One of the most bedeviling arenas for improvement in hospital care is called "medication reconciliation." As I have noted below, part of this standard means that we are supposed to discuss with all patients the medications they are taking before entering the hospital, and review their medications again upon discharge.
Here's part of problem. Many people do not know or do not remember what medicines that are taking, so a doctor who asks these questions while doing the patient's medical history will not get accurate information.
One way to work through this problem would be if we could get access to the records of pharmacies and get the list of medicines that have been prescribed and dispensed to patients.
The good news here in Massachusetts is that we are the #1 user of e-prescribing. Under this system, when you need a medication, the doctor sends the order electronically to your pharmacy of choice, and you pick it up there. No more scripts, no more handwriting.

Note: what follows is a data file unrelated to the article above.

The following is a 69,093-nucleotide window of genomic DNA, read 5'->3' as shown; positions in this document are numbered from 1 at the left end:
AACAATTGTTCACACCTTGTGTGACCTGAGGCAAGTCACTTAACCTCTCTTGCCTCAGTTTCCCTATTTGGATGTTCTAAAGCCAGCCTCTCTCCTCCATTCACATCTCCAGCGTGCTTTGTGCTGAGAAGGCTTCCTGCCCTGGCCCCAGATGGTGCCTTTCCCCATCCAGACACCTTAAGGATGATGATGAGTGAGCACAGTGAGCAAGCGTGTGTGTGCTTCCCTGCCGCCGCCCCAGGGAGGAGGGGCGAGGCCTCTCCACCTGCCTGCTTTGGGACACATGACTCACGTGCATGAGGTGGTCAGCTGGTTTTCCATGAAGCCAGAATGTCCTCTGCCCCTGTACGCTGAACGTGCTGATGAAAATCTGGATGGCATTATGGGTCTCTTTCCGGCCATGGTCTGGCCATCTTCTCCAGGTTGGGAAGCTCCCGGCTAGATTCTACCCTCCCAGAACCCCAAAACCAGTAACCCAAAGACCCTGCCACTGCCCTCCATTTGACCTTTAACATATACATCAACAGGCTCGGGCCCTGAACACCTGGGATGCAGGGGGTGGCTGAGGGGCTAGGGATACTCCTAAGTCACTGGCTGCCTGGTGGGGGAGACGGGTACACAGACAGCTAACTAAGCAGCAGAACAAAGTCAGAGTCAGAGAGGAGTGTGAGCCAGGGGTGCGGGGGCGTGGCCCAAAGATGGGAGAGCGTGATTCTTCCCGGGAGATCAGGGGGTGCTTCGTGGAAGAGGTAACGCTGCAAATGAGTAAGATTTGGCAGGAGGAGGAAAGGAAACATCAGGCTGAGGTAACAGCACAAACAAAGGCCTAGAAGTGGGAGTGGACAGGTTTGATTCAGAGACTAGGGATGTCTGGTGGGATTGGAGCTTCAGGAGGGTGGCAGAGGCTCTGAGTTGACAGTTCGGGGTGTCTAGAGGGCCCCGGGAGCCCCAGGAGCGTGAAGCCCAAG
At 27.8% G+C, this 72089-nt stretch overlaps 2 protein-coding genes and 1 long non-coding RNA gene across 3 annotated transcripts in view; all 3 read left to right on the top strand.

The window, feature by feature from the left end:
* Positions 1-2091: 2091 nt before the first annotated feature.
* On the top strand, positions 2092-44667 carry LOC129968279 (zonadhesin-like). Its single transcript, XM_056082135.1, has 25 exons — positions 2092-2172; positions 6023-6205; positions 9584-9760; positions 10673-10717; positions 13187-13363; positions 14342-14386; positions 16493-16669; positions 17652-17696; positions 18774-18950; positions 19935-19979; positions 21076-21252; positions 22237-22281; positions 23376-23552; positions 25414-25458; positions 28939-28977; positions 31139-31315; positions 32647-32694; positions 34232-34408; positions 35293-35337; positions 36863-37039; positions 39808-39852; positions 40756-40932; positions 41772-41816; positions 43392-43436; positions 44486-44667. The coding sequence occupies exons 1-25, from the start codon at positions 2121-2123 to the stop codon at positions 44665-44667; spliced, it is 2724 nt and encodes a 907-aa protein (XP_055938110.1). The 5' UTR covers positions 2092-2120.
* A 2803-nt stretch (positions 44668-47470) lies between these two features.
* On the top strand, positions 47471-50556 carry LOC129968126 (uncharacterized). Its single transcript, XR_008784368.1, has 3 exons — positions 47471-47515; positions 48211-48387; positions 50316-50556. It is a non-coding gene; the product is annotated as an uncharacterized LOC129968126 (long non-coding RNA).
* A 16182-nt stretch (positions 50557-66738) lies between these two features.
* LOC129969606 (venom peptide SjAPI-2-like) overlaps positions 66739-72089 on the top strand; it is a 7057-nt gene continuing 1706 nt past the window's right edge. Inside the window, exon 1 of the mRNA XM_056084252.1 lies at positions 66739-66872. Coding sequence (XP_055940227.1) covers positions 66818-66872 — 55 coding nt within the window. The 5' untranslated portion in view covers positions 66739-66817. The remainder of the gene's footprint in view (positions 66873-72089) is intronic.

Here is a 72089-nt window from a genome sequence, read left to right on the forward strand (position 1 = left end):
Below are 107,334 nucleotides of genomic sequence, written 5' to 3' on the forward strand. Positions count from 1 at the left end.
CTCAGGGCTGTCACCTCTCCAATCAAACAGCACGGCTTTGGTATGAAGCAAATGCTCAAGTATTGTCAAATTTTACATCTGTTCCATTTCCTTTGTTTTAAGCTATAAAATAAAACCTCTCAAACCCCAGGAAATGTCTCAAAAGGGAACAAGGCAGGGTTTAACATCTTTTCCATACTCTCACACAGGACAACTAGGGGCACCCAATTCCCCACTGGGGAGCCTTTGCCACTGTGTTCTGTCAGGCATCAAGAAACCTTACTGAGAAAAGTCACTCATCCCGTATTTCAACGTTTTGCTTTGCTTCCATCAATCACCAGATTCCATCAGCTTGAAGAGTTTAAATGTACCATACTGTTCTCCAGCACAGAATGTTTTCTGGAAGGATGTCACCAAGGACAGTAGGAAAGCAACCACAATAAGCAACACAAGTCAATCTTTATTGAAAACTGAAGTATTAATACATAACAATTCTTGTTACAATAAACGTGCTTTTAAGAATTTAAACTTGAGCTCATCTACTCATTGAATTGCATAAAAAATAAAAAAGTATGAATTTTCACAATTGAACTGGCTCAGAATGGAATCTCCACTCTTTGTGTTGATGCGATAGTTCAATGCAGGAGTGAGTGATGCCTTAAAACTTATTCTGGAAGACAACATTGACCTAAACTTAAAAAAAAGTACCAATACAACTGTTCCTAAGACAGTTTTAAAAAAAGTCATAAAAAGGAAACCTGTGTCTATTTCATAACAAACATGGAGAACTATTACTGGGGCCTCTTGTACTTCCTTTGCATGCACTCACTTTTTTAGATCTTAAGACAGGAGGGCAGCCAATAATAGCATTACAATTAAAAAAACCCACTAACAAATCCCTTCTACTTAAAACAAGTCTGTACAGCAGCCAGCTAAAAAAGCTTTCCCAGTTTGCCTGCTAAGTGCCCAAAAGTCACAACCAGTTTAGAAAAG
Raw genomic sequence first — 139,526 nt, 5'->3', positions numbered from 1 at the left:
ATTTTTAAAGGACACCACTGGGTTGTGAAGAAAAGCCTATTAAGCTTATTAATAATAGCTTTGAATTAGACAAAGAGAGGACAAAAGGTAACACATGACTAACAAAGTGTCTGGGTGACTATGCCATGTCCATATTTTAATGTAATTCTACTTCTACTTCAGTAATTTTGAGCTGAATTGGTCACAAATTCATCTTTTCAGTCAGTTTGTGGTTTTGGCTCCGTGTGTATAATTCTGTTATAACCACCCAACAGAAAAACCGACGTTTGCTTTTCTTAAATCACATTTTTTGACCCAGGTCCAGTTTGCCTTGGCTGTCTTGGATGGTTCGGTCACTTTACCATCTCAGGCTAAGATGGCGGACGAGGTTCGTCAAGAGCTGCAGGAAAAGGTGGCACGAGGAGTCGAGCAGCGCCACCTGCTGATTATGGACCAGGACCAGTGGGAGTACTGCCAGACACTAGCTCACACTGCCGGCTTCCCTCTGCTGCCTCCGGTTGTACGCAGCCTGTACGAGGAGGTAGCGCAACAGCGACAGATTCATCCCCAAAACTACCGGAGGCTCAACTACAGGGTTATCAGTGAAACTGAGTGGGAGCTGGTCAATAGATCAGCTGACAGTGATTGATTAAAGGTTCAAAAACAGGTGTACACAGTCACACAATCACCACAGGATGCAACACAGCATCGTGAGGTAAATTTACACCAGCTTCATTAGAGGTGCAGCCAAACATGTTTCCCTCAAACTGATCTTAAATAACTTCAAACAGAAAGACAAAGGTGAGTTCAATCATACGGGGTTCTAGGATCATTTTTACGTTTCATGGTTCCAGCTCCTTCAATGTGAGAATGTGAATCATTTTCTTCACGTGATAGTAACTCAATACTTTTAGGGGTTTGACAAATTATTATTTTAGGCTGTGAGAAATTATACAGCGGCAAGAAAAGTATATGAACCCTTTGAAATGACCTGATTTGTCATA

The program involved lots of folks, with support from Blue Cross Blue Shield of MA, Harvard Pilgrim Health Care, and Tufts Health Plan, and is done in cooperation with Surescripts, an organization founded by the pharmacy industry in 2001.
BIDMC is one of the first hospitals in the country to use this advanced technology. We've been live with Surescripts routing on our web-based online medical record system since last year. Now, the plan is to use the capability in reverse -- to be able to query the Surescripts system and other stakeholders with pharmacy databases (e.g., Rxhub, which connects mail order pharmacies). So, when you showed up for surgery or another visit, we would be able to download a list of your current medications from the database of pharmacies. Even if you lived in Nevada and showed up at our emergency room in Boston, we would have access to this national database and make sure we were not giving you a medication that interacted badly with one you are taking.
We are hoping to go live with this by September 15 and, of course, will share our experience with all others in the region and beyond.
This approach does not solve all the issues around medication reconciliation, but it is an example of where the creative use of information technology can help enhance patient safety.